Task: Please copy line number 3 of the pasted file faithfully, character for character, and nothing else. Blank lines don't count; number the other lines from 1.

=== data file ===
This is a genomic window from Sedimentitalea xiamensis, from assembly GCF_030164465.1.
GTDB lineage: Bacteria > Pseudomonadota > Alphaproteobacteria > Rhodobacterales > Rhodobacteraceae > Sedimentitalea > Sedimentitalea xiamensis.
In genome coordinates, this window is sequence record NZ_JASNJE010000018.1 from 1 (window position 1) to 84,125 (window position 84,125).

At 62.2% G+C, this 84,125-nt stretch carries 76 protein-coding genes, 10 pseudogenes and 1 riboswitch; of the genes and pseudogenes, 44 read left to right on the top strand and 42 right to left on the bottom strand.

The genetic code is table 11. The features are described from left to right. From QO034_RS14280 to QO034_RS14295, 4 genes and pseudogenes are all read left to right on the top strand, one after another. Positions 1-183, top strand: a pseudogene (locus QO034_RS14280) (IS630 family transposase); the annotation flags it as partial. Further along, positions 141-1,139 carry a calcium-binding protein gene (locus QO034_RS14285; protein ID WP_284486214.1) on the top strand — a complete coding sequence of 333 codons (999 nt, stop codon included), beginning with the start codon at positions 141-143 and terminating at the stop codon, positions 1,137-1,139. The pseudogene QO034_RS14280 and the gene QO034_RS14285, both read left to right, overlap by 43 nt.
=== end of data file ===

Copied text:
In genome coordinates, this window is sequence record NZ_JASNJE010000018.1 from 1 (window position 1) to 84,125 (window position 84,125).